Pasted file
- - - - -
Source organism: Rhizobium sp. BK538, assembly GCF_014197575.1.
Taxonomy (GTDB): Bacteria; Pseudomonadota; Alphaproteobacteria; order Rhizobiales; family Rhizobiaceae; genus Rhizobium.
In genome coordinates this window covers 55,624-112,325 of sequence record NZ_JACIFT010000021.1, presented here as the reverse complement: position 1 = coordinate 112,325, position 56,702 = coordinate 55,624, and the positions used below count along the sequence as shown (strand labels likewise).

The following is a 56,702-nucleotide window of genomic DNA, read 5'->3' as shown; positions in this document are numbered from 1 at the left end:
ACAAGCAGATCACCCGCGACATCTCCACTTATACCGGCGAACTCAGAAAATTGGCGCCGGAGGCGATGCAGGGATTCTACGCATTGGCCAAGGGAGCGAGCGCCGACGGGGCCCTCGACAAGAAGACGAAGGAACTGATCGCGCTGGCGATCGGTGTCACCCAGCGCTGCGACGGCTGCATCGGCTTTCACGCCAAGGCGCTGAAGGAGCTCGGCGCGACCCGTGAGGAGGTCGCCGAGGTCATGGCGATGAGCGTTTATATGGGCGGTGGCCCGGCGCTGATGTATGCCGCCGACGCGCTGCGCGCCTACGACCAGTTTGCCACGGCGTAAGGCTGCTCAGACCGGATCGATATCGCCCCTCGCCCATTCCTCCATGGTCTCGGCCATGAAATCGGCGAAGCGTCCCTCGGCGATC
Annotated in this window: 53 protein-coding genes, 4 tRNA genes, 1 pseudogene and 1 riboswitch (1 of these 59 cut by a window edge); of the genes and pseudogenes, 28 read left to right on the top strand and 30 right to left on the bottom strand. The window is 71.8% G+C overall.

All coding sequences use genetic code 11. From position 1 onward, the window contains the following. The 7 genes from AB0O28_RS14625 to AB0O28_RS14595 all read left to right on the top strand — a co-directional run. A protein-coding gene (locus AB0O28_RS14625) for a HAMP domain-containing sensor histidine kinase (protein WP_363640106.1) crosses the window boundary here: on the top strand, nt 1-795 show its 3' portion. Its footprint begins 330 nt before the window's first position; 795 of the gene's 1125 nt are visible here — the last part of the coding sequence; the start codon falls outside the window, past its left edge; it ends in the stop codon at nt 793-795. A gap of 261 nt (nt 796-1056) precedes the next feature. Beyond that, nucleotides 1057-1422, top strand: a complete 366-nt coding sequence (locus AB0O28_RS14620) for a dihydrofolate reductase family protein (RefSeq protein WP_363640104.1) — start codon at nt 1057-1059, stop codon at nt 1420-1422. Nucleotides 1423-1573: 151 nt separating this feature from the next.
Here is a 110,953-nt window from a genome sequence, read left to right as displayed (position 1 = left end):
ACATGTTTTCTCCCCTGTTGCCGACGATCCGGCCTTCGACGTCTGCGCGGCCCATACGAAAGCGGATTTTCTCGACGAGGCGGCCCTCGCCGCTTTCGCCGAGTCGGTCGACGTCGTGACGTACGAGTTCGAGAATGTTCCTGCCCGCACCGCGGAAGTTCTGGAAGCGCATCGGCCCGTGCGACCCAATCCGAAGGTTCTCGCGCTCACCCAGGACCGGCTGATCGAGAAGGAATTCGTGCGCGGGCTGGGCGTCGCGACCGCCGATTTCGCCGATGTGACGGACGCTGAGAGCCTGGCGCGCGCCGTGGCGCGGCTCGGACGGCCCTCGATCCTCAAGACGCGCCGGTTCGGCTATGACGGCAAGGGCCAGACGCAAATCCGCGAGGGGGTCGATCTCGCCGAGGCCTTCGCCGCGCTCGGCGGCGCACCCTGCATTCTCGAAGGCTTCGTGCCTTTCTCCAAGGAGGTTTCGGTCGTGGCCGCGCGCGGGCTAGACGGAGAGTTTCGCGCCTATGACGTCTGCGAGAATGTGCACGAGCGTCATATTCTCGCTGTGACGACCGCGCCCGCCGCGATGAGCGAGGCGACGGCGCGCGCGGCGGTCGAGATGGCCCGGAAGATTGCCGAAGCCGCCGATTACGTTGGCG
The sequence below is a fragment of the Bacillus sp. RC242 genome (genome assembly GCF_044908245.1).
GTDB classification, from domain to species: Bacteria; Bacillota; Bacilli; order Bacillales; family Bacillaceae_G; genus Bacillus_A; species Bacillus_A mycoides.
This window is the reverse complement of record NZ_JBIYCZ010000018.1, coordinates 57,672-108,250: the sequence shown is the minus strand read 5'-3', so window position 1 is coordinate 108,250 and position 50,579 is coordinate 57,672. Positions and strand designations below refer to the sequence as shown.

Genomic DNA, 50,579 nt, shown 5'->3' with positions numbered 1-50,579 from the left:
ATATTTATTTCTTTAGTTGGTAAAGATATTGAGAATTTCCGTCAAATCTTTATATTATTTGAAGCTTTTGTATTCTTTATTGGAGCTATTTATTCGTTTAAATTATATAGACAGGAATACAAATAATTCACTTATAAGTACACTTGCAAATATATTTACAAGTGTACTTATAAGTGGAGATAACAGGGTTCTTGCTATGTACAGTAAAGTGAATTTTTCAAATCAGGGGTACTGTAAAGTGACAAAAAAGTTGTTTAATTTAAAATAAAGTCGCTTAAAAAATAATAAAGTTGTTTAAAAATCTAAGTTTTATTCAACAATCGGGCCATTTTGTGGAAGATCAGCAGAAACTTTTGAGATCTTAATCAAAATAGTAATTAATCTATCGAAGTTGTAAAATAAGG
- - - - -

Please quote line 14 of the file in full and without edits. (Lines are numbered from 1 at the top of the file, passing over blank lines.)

ATATTTATTTCTTTAGTTGGTAAAGATATTGAGAATTTCCGTCAAATCTTTATATTATTTGAAGCTTTTGTATTCTTTATTGGAGCTATTTATTCGTTTAAATTATATAGACAGGAATACAAATAATTCACTTATAAGTACACTTGCAAATATATTTACAAGTGTACTTATAAGTGGAGATAACAGGGTTCTTGCTATGTACAGTAAAGTGAATTTTTCAAATCAGGGGTACTGTAAAGTGACAAAAAAGTTGTTTAATTTAAAATAAAGTCGCTTAAAAAATAATAAAGTTGTTTAAAAATCTAAGTTTTATTCAACAATCGGGCCATTTTGTGGAAGATCAGCAGAAACTTTTGAGATCTTAATCAAAATAGTAATTAATCTATCGAAGTTGTAAAATAAGG